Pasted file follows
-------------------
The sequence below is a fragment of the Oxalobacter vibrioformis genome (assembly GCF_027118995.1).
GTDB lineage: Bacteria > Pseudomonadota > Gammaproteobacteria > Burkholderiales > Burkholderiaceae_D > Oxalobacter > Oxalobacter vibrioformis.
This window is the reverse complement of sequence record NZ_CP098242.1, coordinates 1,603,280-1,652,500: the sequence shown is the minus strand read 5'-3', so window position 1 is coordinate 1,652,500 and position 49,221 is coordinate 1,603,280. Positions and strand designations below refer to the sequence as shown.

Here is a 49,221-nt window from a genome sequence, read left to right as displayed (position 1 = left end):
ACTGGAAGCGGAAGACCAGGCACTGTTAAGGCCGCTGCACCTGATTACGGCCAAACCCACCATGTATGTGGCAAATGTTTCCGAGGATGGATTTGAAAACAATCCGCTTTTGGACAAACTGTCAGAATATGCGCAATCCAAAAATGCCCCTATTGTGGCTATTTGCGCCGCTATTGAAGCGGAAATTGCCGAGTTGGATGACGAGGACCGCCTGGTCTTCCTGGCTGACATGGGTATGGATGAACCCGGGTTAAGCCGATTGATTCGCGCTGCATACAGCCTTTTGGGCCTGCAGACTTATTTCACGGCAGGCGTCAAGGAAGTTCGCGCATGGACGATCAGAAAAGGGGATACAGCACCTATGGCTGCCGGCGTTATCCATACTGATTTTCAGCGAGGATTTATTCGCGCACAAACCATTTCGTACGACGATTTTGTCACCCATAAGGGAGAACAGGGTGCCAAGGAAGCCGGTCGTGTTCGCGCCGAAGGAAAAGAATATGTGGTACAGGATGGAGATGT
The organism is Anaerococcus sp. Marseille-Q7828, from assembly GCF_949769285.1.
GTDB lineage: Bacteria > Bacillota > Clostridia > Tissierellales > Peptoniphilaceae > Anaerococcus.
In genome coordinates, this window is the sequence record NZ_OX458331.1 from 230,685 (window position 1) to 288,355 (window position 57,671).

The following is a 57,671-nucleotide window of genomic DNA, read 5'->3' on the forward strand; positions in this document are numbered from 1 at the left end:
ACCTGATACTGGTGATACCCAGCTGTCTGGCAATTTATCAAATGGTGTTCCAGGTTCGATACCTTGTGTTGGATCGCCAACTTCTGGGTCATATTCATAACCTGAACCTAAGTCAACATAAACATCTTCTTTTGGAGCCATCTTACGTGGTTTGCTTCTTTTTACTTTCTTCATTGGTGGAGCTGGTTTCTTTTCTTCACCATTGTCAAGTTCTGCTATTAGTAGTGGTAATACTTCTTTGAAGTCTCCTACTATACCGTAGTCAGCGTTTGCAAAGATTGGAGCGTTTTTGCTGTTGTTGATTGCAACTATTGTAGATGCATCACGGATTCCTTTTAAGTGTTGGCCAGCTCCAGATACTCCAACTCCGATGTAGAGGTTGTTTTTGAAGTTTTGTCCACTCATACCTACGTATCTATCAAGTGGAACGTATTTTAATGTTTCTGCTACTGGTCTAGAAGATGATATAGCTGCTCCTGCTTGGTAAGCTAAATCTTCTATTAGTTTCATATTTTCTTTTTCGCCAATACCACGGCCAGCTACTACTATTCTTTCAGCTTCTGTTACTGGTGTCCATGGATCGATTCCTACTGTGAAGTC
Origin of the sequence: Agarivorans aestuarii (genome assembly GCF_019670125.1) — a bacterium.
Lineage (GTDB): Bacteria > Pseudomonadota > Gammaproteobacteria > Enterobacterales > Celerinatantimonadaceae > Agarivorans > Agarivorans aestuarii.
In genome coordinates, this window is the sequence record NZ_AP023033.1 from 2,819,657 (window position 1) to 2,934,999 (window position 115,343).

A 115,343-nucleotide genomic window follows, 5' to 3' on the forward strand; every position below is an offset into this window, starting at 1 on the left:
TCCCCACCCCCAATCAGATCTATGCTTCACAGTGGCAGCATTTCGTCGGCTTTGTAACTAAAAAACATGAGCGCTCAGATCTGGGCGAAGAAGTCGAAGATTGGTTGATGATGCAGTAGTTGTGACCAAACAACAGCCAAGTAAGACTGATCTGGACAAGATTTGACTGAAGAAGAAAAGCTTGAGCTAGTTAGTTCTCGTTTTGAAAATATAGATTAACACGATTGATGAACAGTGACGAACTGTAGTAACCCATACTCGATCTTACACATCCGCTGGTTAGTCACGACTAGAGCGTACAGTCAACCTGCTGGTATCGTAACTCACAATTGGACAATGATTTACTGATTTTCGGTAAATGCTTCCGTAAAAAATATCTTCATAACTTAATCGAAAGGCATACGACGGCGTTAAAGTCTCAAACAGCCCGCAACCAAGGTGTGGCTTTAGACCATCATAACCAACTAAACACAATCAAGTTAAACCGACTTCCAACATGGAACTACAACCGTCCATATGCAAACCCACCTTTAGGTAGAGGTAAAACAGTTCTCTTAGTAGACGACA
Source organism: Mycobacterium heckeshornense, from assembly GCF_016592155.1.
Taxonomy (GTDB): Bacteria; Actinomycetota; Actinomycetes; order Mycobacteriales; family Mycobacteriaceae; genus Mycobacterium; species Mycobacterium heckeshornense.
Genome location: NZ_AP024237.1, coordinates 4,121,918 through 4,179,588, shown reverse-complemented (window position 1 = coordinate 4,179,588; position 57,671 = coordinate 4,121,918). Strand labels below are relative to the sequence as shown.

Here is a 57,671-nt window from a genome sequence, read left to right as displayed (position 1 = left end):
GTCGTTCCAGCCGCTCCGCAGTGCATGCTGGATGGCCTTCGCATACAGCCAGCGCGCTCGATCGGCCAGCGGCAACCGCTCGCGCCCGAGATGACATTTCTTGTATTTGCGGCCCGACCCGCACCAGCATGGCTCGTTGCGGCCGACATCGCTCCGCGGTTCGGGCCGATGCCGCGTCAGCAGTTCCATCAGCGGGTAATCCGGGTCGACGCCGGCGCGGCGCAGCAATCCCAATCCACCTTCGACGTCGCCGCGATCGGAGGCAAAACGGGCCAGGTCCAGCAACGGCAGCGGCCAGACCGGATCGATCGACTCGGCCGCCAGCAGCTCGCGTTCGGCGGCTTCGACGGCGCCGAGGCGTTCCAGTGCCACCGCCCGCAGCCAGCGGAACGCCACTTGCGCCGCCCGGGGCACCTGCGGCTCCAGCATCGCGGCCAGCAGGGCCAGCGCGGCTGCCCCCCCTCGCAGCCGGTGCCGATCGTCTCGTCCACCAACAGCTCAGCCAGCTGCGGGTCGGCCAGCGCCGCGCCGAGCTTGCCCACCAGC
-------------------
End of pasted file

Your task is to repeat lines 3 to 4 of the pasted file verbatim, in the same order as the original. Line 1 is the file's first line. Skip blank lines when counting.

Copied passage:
This window is the reverse complement of sequence record NZ_CP098242.1, coordinates 1,603,280-1,652,500: the sequence shown is the minus strand read 5'-3', so window position 1 is coordinate 1,652,500 and position 49,221 is coordinate 1,603,280. Positions and strand designations below refer to the sequence as shown.

Here is a 49,221-nt window from a genome sequence, read left to right as displayed (position 1 = left end):